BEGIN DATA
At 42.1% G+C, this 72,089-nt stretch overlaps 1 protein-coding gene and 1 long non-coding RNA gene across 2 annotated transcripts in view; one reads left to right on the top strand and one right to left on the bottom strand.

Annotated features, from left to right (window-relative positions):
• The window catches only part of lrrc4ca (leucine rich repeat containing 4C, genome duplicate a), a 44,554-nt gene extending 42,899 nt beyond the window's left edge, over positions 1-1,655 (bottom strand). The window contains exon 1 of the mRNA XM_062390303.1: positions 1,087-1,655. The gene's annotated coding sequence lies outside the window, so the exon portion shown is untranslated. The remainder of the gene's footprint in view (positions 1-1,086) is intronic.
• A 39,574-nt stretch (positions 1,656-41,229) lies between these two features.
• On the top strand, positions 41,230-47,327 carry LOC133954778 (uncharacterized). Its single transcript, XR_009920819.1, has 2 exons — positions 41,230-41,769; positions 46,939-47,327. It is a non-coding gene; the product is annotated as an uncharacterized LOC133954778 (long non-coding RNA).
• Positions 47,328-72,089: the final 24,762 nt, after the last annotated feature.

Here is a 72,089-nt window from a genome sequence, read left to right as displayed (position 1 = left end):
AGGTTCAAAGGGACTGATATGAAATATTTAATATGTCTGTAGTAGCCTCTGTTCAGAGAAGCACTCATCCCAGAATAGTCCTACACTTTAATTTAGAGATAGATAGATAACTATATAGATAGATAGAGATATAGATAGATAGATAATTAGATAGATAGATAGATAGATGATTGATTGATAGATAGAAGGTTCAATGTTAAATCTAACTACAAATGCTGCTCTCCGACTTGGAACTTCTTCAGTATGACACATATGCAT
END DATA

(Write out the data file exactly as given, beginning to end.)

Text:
At 42.1% G+C, this 72,089-nt stretch overlaps 1 protein-coding gene and 1 long non-coding RNA gene across 2 annotated transcripts in view; one reads left to right on the top strand and one right to left on the bottom strand.

Annotated features, from left to right (window-relative positions):
• The window catches only part of lrrc4ca (leucine rich repeat containing 4C, genome duplicate a), a 44,554-nt gene extending 42,899 nt beyond the window's left edge, over positions 1-1,655 (bottom strand). The window contains exon 1 of the mRNA XM_062390303.1: positions 1,087-1,655. The gene's annotated coding sequence lies outside the window, so the exon portion shown is untranslated. The remainder of the gene's footprint in view (positions 1-1,086) is intronic.
• A 39,574-nt stretch (positions 1,656-41,229) lies between these two features.
• On the top strand, positions 41,230-47,327 carry LOC133954778 (uncharacterized). Its single transcript, XR_009920819.1, has 2 exons — positions 41,230-41,769; positions 46,939-47,327. It is a non-coding gene; the product is annotated as an uncharacterized LOC133954778 (long non-coding RNA).
• Positions 47,328-72,089: the final 24,762 nt, after the last annotated feature.

Here is a 72,089-nt window from a genome sequence, read left to right as displayed (position 1 = left end):
AGGTTCAAAGGGACTGATATGAAATATTTAATATGTCTGTAGTAGCCTCTGTTCAGAGAAGCACTCATCCCAGAATAGTCCTACACTTTAATTTAGAGATAGATAGATAACTATATAGATAGATAGAGATATAGATAGATAGATAATTAGATAGATAGATAGATAGATGATTGATTGATAGATAGAAGGTTCAATGTTAAATCTAACTACAAATGCTGCTCTCCGACTTGGAACTTCTTCAGTATGACACATATGCAT